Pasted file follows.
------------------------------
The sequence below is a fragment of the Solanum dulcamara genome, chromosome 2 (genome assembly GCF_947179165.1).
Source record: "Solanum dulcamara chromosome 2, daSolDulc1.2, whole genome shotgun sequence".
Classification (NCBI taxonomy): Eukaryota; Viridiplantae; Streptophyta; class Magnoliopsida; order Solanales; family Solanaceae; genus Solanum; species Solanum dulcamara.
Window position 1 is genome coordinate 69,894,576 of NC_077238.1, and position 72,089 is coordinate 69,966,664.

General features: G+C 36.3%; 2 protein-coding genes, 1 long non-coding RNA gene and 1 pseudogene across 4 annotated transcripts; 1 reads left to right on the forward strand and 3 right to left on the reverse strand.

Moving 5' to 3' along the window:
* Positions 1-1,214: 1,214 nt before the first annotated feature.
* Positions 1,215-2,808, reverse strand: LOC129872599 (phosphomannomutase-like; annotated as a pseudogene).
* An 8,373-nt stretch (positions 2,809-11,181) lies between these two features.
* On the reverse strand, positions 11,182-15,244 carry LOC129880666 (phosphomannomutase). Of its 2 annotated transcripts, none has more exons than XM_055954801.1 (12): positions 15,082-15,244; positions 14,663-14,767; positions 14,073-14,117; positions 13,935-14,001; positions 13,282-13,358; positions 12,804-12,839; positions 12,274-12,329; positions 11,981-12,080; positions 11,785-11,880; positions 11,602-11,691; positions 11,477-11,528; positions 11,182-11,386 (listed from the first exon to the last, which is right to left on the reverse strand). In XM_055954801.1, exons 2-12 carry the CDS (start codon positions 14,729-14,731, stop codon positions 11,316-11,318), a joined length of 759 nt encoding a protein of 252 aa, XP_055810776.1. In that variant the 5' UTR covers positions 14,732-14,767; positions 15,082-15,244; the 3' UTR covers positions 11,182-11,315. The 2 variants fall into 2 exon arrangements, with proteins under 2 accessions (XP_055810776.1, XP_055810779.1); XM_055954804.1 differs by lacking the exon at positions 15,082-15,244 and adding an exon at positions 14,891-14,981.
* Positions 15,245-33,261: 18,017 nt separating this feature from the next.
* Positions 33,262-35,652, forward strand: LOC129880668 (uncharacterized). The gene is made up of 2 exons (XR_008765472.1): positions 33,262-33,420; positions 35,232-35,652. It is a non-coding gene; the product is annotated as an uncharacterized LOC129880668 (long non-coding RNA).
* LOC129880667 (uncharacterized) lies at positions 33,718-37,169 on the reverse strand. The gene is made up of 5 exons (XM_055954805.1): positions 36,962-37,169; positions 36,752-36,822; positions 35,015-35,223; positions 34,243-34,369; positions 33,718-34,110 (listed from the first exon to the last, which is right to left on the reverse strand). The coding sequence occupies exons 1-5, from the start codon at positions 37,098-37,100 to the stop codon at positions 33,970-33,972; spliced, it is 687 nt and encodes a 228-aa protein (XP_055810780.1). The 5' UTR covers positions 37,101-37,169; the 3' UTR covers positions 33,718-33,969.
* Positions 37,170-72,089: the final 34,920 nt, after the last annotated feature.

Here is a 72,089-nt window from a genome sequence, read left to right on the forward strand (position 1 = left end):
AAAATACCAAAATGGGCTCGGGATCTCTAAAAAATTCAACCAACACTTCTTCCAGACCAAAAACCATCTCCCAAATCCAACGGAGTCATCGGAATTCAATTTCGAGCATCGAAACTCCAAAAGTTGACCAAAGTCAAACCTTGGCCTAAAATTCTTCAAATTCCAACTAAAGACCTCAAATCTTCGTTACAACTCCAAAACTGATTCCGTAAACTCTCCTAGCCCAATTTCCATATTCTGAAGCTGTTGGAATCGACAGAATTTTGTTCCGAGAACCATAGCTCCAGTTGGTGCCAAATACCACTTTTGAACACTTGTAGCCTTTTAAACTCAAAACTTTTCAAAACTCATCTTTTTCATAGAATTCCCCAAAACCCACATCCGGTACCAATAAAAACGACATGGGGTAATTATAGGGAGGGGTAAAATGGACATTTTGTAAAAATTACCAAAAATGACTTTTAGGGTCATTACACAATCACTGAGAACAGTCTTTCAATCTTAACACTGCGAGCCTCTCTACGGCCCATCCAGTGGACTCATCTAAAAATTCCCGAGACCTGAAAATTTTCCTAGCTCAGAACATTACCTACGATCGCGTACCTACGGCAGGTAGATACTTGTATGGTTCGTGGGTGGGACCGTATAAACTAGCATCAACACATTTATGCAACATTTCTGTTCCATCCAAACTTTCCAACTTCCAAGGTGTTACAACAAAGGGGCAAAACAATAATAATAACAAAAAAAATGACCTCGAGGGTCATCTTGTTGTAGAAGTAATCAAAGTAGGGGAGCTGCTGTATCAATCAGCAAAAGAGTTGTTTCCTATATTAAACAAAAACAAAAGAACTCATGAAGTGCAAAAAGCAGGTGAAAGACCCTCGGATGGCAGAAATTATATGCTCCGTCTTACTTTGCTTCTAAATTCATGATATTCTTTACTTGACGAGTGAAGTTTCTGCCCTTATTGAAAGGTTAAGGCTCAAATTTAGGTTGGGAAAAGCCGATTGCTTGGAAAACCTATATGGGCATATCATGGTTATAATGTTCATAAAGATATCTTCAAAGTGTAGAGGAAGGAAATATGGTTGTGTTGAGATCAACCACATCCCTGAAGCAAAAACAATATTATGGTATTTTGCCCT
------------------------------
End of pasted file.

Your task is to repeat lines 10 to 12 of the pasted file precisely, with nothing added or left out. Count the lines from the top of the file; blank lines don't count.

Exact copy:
* On the reverse strand, positions 11,182-15,244 carry LOC129880666 (phosphomannomutase). Of its 2 annotated transcripts, none has more exons than XM_055954801.1 (12): positions 15,082-15,244; positions 14,663-14,767; positions 14,073-14,117; positions 13,935-14,001; positions 13,282-13,358; positions 12,804-12,839; positions 12,274-12,329; positions 11,981-12,080; positions 11,785-11,880; positions 11,602-11,691; positions 11,477-11,528; positions 11,182-11,386 (listed from the first exon to the last, which is right to left on the reverse strand). In XM_055954801.1, exons 2-12 carry the CDS (start codon positions 14,729-14,731, stop codon positions 11,316-11,318), a joined length of 759 nt encoding a protein of 252 aa, XP_055810776.1. In that variant the 5' UTR covers positions 14,732-14,767; positions 15,082-15,244; the 3' UTR covers positions 11,182-11,315. The 2 variants fall into 2 exon arrangements, with proteins under 2 accessions (XP_055810776.1, XP_055810779.1); XM_055954804.1 differs by lacking the exon at positions 15,082-15,244 and adding an exon at positions 14,891-14,981.
* Positions 15,245-33,261: 18,017 nt separating this feature from the next.
* Positions 33,262-35,652, forward strand: LOC129880668 (uncharacterized). The gene is made up of 2 exons (XR_008765472.1): positions 33,262-33,420; positions 35,232-35,652. It is a non-coding gene; the product is annotated as an uncharacterized LOC129880668 (long non-coding RNA).